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Home arrow Psychology arrow The Wiley Blackwell handbook of the psychology of recruitment, selection and employee retention


This is a person’s personal history - where they were born and educated, their birth family and present family, and their current address. Some information is thought to be very important: the parents’ social class; whether the applicant comes from a minority race or religious group; how many siblings they have and their place in the birth order; their schooling and how academically successful they were. This is called biodata. It aims to determine, empirically, the biographical markers of success in particular jobs. Its limitations will be discussed later.

Invalid Methods

Many studies have demonstrated that certain selection methods clearly lack validity. Ben- Shaktar, Bar-Hellel, Bilu, Ben-Abba, and Flug (1986) conducted a major and well-controlled study, and concluded that if a correspondence were to be empirically found between graphological features and such traits, it would be a major theoretical challenge to account for it. Further, they argued that, unless the graphologist makes a firm commitment to the nature of the correspondence between handwriting and personality, one can find ad hoc corroboration for any claim. They also note that handwriting is paradoxically not a robust and stable form of expressive behaviour. It may be extremely sensitive to extraneous influences that have nothing to do with personality (e.g., whether the script is copied or not, or the paper is lined or not, the condition under which the writing takes place, who reads the script).

In another review, Neter and Ben-Shaktar (1989) asked 63 graphologists and 51 nongraphologists to rate 1,223 scripts. They found that psychologists with no knowledge of graphology outperformed the graphologists on all dimensions, and they suggested that the limited validity of handwriting analysis is usually based on the script’s content rather than its style.

King and Koehler (2002) demonstrated that an illusory correlation phenomenon may be a contribution to the persistence of graphology’s use to detect personality traits. They found that a semantic association between the words used to describe handwriting features (e.g., bold) and personality traits was the source of the perceived correlation which, in part, ‘may partially account for continued use of graphology despite overwhelming evidence against its predictive validity’ (2000, p. 336).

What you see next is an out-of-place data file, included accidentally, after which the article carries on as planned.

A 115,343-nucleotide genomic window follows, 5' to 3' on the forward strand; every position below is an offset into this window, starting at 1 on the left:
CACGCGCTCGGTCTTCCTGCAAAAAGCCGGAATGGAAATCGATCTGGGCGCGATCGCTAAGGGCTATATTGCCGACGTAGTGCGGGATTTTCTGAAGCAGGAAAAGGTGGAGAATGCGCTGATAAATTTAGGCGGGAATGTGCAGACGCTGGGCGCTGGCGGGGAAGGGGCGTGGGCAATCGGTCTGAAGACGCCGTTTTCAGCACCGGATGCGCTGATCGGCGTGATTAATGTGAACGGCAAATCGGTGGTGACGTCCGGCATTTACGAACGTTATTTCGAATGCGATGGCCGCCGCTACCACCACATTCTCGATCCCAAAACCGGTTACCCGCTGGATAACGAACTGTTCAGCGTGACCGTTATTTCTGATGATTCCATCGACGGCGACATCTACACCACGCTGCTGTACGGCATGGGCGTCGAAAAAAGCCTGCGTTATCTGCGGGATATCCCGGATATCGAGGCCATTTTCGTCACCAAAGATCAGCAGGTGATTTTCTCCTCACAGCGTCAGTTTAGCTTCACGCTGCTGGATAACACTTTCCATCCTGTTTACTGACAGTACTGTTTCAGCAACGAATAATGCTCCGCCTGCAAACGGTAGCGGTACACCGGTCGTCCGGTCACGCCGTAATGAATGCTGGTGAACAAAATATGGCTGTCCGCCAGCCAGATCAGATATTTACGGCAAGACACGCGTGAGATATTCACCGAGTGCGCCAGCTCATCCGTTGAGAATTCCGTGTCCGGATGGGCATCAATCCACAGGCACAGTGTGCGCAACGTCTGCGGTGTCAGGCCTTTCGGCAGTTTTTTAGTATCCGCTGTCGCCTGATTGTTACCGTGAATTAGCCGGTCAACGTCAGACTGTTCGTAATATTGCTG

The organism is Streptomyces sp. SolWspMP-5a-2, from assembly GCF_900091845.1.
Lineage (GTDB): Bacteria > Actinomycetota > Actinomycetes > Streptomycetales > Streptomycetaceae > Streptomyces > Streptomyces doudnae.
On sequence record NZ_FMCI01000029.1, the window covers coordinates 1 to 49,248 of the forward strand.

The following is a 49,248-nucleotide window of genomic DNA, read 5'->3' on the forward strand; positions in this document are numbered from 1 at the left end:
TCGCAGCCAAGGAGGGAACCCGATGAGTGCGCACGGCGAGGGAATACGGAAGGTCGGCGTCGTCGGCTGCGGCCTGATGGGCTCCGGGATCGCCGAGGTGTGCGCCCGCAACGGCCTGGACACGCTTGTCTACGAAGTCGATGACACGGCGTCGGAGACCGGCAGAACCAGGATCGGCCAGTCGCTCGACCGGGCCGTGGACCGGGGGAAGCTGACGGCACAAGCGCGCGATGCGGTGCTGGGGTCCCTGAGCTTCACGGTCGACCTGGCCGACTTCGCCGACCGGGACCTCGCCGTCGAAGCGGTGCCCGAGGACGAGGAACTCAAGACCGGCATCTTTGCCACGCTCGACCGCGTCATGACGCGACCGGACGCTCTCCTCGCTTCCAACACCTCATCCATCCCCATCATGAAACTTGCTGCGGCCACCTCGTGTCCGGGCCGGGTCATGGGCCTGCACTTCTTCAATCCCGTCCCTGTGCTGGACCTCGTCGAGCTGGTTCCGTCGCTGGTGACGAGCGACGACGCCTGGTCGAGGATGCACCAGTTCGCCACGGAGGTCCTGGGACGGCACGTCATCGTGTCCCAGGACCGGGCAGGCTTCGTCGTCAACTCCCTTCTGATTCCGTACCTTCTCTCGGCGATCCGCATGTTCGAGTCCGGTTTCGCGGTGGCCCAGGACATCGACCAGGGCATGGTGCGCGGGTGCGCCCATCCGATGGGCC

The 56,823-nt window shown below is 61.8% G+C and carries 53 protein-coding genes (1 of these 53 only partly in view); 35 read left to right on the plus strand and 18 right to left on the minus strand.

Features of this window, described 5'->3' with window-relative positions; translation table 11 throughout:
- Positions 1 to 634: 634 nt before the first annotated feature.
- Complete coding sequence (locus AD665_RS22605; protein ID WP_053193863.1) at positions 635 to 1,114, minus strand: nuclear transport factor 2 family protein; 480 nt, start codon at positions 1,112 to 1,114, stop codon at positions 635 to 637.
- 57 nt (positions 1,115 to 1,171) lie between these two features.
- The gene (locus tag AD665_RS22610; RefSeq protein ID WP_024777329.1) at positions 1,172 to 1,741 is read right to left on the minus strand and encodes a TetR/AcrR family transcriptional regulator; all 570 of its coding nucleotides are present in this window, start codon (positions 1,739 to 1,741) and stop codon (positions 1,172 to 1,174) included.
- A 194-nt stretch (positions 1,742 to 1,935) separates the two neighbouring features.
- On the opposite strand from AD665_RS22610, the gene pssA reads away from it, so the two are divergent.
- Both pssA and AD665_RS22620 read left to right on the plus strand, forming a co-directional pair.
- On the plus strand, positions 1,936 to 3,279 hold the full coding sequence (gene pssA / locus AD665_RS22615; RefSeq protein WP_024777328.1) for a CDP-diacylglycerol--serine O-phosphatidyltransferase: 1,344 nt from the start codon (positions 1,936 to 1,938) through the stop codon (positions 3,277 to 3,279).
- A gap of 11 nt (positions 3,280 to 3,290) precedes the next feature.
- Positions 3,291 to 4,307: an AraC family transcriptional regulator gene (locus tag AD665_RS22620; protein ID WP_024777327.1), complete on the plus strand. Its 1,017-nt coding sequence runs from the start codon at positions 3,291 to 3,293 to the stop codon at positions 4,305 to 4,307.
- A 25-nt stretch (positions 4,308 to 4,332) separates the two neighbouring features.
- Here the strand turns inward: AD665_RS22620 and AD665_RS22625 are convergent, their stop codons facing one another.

Dean (1992) examined statistical effect sizes in this literature. Dean also attempted to explain why, if the empirical research literature is almost uniformly negative, it has not shaken graphologists’ or lay people’s faith in this type of analysis. He found over 60 reliability and 140 effect size study results for his analysis. The effect size is defined as the mean correlation (weighted by number of scripts) between personality as predicted from the handwriting by graphologist or others and personality determined by tests or ratings. After looking at 1,519 correlations, Dean concluded that effect sizes are too low to be useful and that non-graphologists are generally as good at handwriting analysis as graphologists. He admitted that there is an effect, but suggests that at least some is due to content, not the handwriting, and that graphology is not valid or reliable enough to be useful.

Dean, Kelly, Saklofske and Furnham (1992) attempted to explain why, if all the evidence suggests that graphology is barely related to any personality variable, clients of graphologists attest to its accuracy. They list 26 reasons why clients are convinced that graphology works, none of which requires that it is true. Interestingly, this may account for some graphologists’ unshakeable beliefin their ‘art’. For various placebo-type reasons clients believe that graphology does work, which increases the graphologists’ belief in their own skill. Hence each reinforces the other, despite the possibility that there is no validity in graphological analysis. Thus people are convinced that handwriting is linked to personality, yet nearly all the evidence suggests this is not true. As Driver, Buckley and Frink (1996, p. 78) concluded:

While a few articles have proposed that graphology is a valid and useful selection technique, the overwhelming results of well-controlled empirical studies have been that the technique has not demonstrated acceptable validity. A review of relevant literature regarding both theory and research indicates that, while the procedure may have an intuitive appeal, graphology should not be used in a selection context.

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